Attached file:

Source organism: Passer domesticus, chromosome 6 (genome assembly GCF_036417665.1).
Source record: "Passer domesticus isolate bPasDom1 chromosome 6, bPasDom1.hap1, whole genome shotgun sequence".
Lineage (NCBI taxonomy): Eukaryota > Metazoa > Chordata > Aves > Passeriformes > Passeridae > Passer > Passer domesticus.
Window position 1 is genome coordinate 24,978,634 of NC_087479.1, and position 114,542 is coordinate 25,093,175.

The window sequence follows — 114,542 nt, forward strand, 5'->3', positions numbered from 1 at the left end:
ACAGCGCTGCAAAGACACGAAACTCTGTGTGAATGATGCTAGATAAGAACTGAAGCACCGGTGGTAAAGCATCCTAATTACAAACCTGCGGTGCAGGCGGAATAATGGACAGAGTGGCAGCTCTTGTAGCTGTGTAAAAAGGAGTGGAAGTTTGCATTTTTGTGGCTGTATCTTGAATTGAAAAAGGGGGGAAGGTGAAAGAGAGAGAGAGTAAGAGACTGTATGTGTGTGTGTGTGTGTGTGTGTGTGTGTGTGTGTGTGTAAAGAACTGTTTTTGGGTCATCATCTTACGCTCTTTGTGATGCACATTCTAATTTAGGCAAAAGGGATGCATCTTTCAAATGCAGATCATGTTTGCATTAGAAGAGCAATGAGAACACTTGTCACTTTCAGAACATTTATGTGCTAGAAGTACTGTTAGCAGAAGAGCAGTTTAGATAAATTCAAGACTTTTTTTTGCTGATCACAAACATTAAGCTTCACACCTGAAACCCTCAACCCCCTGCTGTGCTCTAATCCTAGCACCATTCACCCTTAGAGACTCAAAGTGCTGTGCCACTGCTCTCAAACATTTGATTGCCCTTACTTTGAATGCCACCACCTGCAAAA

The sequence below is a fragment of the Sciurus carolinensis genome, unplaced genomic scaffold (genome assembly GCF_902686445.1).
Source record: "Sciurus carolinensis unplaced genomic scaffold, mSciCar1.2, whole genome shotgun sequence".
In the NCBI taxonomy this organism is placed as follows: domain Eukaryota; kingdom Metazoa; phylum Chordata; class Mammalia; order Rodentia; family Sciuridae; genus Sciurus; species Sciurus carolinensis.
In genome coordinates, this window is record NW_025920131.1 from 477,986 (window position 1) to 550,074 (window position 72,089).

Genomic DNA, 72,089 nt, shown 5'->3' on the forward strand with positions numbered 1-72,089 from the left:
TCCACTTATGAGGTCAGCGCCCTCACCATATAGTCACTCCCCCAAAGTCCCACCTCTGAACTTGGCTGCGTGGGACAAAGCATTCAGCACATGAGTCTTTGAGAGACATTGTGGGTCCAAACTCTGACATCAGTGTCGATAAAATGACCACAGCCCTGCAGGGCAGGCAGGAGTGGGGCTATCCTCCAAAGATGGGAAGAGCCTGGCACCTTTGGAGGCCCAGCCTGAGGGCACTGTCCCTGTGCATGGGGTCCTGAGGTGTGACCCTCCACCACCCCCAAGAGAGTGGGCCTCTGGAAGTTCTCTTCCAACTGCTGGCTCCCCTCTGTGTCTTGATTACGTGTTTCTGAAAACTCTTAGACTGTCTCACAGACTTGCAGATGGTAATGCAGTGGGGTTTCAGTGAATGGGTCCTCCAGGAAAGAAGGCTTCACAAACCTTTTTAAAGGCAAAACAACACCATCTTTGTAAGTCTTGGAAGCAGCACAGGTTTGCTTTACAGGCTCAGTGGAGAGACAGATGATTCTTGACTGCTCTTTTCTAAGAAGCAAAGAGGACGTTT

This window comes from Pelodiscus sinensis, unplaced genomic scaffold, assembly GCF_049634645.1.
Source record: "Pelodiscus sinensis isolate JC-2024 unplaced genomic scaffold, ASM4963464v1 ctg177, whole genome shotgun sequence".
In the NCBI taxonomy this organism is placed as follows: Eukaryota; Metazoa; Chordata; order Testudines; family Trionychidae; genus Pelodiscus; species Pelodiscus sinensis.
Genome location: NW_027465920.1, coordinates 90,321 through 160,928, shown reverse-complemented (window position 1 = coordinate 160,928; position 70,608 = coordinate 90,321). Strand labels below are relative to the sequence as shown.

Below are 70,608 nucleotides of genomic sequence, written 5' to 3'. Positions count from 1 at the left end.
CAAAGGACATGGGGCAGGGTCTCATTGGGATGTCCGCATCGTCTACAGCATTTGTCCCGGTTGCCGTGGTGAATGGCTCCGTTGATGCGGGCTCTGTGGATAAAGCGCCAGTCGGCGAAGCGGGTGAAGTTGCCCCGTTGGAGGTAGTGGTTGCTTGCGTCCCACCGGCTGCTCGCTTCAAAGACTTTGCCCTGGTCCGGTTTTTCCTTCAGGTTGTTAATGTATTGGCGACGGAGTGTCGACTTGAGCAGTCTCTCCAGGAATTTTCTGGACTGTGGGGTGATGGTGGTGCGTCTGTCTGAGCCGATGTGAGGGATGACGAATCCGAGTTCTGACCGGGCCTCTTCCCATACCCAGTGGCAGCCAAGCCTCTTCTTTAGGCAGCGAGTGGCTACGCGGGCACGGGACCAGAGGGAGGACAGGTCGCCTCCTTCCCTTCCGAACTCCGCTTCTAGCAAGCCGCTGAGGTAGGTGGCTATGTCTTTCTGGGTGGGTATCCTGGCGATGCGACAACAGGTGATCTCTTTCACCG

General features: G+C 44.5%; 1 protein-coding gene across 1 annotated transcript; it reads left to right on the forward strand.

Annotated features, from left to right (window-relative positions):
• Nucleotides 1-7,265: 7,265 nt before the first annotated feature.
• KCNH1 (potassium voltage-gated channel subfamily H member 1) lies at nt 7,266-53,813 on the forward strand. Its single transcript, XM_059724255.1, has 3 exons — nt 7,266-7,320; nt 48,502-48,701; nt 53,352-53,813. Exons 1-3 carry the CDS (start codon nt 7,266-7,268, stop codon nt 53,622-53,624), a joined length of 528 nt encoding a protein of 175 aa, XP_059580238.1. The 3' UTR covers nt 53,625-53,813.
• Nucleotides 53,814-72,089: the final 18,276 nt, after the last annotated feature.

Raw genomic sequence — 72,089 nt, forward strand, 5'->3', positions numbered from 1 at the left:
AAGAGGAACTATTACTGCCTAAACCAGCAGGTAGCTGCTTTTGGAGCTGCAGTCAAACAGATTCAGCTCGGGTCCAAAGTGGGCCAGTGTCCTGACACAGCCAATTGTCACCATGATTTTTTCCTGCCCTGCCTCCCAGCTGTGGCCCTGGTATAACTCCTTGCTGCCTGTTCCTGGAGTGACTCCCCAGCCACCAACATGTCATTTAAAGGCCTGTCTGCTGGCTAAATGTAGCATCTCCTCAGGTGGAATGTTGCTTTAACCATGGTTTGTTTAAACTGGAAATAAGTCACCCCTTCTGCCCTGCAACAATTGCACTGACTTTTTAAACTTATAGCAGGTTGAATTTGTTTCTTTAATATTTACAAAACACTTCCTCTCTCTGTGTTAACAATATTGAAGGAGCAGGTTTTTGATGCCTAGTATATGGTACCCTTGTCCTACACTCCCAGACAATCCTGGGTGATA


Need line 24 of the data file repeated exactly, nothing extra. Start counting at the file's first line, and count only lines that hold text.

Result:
Raw genomic sequence — 72,089 nt, forward strand, 5'->3', positions numbered from 1 at the left: